Don't Let the Pandemic Kill Religious Freedom

COVID-19 control measures violate the First Amendment when they arbitrarily favor secular conduct.


About a month after Bill de Blasio personally led a police raid on a Hasidic rabbi's funeral in Brooklyn, which he portrayed as an intolerable threat in the era of COVID-19, New York's mayor visited the same borough to address a tightly packed crowd of protesters who had gathered in response to George Floyd's death. Far from ordering them to disperse in the name of public health, the unmasked mayor enthusiastically expressed solidarity with the demonstrators.

The contrast between de Blasio's anger at Jewish mourners and his solicitude toward political protesters figures prominently in last Friday's decision by a federal judge who deemed New York's pandemic-inspired restrictions on religious gatherings unconstitutional. The ruling, which said COVID-19 control measures violate the First Amendment's guarantee of religious freedom when they draw arbitrary distinctions between religious and secular conduct, is a warning to politicians across the country as they loosen the sweeping restrictions they imposed in the name of flattening the curve.

"Something absolutely unacceptable happened in Williamsburg tonite," de Blasio tweeted the day of the funeral raid. "When I heard, I went there myself to ensure the crowd was dispersed. And what I saw WILL NOT be tolerated so long as we are fighting the Coronavirus."

De Blasio added: "My message to the Jewish community, and all communities, is this simple: the time for warnings has passed. I have instructed the NYPD to proceed immediately to summons or even arrest those who gather in large groups. This is about stopping this disease and saving lives. Period."

But that period turned out to be a comma, followed by an exception for large outdoor gatherings promoting a cause that appealed to the mayor's progressive instincts. As U.S. District Judge Gary Sharpe noted when he issued an injunction against New York's limits on religious services, both de Blasio and Gov. Andrew Cuomo actively encouraged the recent protests against police brutality.

Sharpe agreed with the plaintiffs—two Roman Catholic priests from upstate New York and three Orthodox Jews from Brooklyn—that de Blasio and Cuomo had created a de facto distinction between religious and political gatherings. He also noted explicit restrictions on religious activities that did not apply to secular activities posing similar risks of virus transmission.

The rules limited attendance at indoor church and synagogue services to 25 percent of capacity while allowing various businesses, including stores, offices, salons, and restaurants, to operate at 50 percent of capacity and imposing no limit on special educational services. The state "specifically authorized outdoor, in-person graduation ceremonies of no more than 150 people" while imposing a 25-person limit on outdoor religious gatherings, including masses, funerals, and weddings.

The Supreme Court has said neutral, generally applicable laws that happen to restrict religious activities are consistent with the First Amendment. But it also has said laws that impose special burdens on religious activities are subject to strict scrutiny, meaning they are unconstitutional unless they are narrowly tailored to achieve a compelling government interest.

Sharpe concluded that New York's rules were not generally applicable and could not pass the strict-scrutiny test. While that analysis seems straightforward, federal appeals courts have split on the question of whether state restrictions on religious services are neutral and generally applicable.

Last month, when the Supreme Court declined to issue an injunction against California's restrictions, Chief Justice John Roberts dismissed the idea that the state was discriminating against houses of worship by applying special rules to them—a position that mystified the four dissenters. When churches, synagogues, mosques, and temples are prepared to follow the same social distancing and hygiene rules that apply to other settings where people gather for extended periods of time, they thought, there is no rational basis for treating them differently.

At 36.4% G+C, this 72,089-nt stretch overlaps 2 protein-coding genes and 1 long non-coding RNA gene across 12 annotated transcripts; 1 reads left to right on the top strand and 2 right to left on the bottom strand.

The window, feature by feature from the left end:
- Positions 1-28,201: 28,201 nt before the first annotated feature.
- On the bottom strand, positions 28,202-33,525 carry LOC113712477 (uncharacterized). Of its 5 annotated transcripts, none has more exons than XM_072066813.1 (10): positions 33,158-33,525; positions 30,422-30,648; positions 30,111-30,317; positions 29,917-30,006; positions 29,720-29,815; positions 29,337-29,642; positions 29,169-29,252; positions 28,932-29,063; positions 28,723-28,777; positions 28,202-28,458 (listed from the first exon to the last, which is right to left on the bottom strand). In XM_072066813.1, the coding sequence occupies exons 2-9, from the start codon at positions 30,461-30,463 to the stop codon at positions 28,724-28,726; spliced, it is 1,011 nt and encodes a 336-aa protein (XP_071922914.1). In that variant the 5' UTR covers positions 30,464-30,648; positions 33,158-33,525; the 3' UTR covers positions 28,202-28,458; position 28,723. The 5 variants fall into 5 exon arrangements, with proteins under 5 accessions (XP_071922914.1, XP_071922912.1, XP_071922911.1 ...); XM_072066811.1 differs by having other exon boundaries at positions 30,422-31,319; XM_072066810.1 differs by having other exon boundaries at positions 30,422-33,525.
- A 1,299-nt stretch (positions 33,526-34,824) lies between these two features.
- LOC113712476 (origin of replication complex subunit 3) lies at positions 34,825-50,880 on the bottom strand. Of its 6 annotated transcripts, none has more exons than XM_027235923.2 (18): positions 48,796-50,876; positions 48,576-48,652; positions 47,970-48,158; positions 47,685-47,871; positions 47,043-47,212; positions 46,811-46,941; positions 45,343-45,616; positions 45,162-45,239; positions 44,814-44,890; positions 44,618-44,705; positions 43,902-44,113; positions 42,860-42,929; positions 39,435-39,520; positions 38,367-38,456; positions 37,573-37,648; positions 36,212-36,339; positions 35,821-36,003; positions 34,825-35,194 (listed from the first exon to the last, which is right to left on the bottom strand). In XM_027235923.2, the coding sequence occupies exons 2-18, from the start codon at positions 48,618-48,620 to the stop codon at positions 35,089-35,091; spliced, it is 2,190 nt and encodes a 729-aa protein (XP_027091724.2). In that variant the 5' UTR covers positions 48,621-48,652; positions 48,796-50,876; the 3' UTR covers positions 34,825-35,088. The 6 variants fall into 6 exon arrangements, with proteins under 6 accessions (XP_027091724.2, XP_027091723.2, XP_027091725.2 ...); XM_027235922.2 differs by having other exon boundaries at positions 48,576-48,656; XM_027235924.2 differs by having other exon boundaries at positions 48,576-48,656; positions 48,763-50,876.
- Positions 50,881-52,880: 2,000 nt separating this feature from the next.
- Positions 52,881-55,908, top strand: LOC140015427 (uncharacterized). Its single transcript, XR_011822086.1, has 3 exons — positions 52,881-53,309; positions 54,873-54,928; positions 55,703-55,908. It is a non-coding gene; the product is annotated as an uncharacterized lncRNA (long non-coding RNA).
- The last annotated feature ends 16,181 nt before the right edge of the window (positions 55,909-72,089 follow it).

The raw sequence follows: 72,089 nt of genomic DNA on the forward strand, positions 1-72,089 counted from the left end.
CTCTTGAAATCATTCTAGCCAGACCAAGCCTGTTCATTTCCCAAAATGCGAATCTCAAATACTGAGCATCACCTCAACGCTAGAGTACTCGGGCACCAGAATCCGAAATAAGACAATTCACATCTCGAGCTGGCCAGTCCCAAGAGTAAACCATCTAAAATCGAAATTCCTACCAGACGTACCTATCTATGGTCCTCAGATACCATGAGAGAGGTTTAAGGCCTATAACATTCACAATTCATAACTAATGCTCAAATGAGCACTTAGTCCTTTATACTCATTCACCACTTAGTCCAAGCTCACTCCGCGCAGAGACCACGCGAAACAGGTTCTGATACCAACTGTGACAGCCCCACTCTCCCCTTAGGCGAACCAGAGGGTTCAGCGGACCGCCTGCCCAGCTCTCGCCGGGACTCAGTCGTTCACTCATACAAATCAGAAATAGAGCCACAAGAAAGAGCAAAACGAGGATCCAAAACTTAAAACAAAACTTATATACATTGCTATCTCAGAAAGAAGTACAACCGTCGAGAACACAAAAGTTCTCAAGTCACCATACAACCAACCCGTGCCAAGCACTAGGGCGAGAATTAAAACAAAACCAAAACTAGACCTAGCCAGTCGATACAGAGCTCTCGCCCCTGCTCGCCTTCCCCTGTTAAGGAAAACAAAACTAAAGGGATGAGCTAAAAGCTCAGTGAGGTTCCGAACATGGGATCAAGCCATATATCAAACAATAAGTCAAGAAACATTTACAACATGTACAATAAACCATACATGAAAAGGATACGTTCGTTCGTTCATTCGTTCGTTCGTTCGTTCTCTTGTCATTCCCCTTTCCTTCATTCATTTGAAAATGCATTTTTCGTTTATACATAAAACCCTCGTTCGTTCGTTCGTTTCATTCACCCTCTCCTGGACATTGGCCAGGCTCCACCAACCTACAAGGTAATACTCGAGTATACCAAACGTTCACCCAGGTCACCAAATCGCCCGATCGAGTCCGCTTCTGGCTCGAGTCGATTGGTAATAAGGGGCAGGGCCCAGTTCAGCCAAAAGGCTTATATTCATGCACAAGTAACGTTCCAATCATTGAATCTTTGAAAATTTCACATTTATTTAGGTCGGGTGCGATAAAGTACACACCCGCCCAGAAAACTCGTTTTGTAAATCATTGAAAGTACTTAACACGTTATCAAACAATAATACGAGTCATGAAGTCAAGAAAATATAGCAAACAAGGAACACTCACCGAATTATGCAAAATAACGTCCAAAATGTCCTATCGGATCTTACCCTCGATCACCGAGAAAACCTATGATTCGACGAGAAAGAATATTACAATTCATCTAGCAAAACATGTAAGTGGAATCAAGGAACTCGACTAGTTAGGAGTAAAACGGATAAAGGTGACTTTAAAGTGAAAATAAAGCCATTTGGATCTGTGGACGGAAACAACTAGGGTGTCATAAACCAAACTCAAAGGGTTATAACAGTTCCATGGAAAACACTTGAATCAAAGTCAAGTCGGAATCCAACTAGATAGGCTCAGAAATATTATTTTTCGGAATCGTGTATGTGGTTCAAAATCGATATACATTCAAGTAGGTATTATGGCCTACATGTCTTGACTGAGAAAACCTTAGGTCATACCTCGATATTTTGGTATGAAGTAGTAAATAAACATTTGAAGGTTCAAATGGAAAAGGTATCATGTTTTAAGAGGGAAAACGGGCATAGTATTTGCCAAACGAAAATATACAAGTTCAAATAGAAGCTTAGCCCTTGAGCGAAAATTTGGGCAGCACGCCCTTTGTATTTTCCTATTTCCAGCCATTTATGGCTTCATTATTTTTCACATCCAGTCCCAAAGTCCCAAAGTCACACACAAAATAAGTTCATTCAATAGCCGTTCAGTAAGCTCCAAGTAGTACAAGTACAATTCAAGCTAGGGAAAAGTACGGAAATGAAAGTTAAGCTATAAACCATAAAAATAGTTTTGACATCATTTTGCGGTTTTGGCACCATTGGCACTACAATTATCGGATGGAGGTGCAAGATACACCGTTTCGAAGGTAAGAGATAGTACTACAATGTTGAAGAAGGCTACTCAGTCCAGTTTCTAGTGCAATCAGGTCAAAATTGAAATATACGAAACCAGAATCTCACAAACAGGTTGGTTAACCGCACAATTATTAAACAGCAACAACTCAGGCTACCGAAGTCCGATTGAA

Courts are understandably reluctant to second-guess state and local decisions about how best to deal with a contagious and potentially deadly disease. But this is one of the areas where the Constitution requires a less deferential approach.

© Copyright 2020 by Creators Syndicate Inc.

NEXT: Did COVID-19 Lockdowns Reach Back in Time to Affect Behavior Before They Were Imposed?

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  1. Bill de Blasio and John Roberts are goat-licking, horse-cock-craving losers. They will never invited to my people's scat parties.

    1. This is Yellow Tony, isn't it.

      1. He contains multitudes.

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  2. Sharpe agreed with the plaintiffs—two Roman Catholic priests from upstate New York and three Orthodox Jews from Brooklyn—that de Blasio and Cuomo had created a de facto distinction between religious and political gatherings.

    Two priests, three rabbis, and an asshole walk into a courtroom...

    1. Two assholes, surely! Which one were you leaving out, the mayor or the governor?

      1. Yeah, I missed Fredo's brother.

  3. About a month after Bill de Blasio personally led a police raid on a Hasidic rabbi's funeral in Brooklyn

    Reminds me of Sam Asbell, who used to go on drug raids with the Camden P.D. Didn't work out too well.

    Funny thing - this guy's still practicing law!!!

    1. Maybe one day he will have practiced enough and can try the real thing.

  4. If de Blasio were Republican his antisemitism might be much more recognizable, but I guess in Hymietown this sort of thing just passes unnoticed.

    1. its long time panadamic so be ready again

    2. By mid-2022 the mass murder of Jews will be a foundation of "anti-fascist" inclusive and socially responsible policy.

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  6. "when they draw arbitrary distinctions between religious and secular conduct"